Angela Thirlwell read English at St. Anne’s College, Oxford and lectured in English and Theatre Studies for many years for the Faculty of Continuing Education, Birkbeck College, University of London.
She has given a wide range of talks on biography and art at literary festivals, conferences, museums and galleries in England, France, Italy and the U.S.A. These include the Wallace Collection, the Walker Gallery in Liverpool, Manchester Art Gallery, the Fitzwilliam in Cambridge, the Oxford Literary Festival, the University Women’s Club, King’s College London, Words by the Water in Keswick, Burgh House and Kenwood House in Hampstead, Hofstra University USA, and King’s Place London for a recent Guardian Masterclass on Biography.
She’s been the external examiner at the University of Buckingham on its highly regarded M.A. course in Biography which regularly draws on her Folio Anthology of Autobiography.
Angela appeared in a Culture Show Special on BBC2 about the modernist writer, Ford Madox Ford, author of Parade’s End, and grandson of the painter, Ford Madox Brown.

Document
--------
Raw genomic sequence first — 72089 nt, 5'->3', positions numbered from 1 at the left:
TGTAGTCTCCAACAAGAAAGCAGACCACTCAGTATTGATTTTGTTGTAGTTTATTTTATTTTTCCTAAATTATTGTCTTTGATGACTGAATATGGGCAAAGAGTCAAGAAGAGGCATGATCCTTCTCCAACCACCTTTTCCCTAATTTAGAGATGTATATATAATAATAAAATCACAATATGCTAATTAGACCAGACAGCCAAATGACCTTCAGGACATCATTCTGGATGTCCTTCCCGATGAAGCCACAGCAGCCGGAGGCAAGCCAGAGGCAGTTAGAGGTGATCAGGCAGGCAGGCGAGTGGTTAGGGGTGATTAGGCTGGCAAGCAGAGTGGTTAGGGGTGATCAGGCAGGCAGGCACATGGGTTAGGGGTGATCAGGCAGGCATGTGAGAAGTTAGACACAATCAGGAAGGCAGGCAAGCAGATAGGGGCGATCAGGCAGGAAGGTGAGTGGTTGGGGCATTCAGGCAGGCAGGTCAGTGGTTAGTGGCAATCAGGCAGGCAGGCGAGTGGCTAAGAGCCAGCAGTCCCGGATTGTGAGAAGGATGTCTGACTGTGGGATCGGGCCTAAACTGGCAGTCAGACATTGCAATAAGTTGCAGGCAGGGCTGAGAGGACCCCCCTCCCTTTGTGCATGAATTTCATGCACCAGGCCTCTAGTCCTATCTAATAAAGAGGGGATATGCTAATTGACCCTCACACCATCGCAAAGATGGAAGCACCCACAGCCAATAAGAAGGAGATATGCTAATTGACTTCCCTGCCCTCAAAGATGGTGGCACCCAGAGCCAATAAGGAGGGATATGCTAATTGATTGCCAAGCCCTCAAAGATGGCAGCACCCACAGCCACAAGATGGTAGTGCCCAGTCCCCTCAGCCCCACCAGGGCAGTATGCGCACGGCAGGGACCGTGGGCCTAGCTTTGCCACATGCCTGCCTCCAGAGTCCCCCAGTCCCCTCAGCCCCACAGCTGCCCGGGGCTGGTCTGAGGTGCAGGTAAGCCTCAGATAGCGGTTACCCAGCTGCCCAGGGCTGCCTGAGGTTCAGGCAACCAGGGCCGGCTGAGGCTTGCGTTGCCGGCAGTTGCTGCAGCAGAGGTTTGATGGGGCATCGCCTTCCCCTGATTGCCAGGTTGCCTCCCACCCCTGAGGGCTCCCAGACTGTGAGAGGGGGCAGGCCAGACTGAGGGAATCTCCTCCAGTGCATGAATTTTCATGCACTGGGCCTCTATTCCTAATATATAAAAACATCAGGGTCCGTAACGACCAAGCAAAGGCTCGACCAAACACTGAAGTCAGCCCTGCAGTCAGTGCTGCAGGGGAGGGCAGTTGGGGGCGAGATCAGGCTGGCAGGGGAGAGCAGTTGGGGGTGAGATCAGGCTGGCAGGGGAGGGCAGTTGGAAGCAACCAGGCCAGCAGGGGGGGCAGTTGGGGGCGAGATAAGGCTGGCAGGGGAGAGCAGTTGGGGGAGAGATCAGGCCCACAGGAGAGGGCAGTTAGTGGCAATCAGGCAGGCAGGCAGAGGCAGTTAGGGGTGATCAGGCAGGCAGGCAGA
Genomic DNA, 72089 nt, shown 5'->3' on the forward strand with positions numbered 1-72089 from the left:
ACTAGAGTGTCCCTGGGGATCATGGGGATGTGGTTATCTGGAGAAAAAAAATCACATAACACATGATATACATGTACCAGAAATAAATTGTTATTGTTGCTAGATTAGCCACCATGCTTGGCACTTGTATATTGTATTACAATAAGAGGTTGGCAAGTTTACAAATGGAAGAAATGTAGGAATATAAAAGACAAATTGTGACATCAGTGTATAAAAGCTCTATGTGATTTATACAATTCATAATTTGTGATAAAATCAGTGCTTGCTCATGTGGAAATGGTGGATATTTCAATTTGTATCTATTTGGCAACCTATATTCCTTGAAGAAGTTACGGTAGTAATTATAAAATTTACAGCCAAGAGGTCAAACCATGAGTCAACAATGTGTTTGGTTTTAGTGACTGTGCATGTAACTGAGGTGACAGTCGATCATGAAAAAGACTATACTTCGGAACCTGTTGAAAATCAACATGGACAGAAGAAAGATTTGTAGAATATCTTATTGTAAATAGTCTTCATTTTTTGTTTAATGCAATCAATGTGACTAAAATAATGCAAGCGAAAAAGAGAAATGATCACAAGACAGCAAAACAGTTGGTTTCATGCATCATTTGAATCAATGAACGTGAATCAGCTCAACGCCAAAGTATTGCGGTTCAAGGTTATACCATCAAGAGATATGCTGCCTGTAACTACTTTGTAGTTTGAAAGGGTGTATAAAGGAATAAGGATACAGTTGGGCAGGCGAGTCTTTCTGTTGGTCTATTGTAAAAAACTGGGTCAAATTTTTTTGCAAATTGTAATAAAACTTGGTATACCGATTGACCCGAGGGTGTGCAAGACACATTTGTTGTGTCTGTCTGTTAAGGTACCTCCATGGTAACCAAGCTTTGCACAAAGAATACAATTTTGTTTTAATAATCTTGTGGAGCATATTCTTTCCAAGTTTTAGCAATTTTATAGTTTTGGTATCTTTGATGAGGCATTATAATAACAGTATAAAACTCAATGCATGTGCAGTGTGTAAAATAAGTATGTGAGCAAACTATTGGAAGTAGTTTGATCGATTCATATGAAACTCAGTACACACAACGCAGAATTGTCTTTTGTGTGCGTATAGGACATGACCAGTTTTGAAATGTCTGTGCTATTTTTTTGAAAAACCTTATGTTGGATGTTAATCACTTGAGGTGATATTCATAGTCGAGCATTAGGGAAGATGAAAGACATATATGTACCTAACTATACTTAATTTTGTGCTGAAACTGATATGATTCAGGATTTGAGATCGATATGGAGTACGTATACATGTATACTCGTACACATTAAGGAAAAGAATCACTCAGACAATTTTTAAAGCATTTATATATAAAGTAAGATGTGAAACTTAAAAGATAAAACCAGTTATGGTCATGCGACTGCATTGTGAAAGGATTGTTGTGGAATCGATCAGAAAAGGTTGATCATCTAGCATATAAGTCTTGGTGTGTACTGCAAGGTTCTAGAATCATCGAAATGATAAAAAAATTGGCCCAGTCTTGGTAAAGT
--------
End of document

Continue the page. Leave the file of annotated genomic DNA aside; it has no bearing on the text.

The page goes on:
What’s So Complex About Shakespeare’s Immortal Rosalind?
Claire Tomalin compared Elizabeth Bennet with Shakespeare’s Rosalind when she wrote: ‘Elizabeth stands with Shakespeare’s Rosalind as one of literature’s most interesting heroines, and surpasses her by being more complex.’ (Guardian Review, 15 July 2017)
I think Rosalind is every bit as complex as Jane Austen’s Elizabeth Bennet, and in some ways more so. She even skips gender. I’ve often asked myself, what’s so complex about Shakespeare’s immortal Rosalind? The answers are richly nuanced and particularly modern, as I discuss in an article on the Signature Reads website.
Oberon Books Blog
Characters for our times – The gender bending of Rosalind and Henry V.
My excitement about Wimbledon prompts new ideas about Rosalind’s legacy.